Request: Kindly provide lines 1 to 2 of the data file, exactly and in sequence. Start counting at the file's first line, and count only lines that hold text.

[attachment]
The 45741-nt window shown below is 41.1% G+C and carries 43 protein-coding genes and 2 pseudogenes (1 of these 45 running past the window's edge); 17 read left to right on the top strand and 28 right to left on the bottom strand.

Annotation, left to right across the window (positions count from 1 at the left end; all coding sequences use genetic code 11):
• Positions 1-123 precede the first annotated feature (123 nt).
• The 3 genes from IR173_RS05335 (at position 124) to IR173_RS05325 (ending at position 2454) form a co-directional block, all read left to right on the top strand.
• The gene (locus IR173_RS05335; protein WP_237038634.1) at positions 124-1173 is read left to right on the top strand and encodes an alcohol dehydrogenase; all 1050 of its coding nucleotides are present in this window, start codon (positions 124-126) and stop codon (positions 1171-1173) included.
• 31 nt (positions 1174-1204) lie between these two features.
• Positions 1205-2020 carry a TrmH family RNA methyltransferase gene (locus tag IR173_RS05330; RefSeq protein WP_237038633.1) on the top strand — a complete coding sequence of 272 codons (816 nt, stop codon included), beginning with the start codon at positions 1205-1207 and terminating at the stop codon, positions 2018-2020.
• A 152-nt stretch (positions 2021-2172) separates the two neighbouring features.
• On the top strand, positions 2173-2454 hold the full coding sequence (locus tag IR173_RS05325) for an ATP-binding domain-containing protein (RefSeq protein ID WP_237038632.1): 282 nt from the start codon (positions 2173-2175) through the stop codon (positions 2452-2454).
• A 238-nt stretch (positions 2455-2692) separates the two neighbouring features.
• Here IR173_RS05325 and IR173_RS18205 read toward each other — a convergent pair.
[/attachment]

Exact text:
The 45741-nt window shown below is 41.1% G+C and carries 43 protein-coding genes and 2 pseudogenes (1 of these 45 running past the window's edge); 17 read left to right on the top strand and 28 right to left on the bottom strand.

Annotation, left to right across the window (positions count from 1 at the left end; all coding sequences use genetic code 11):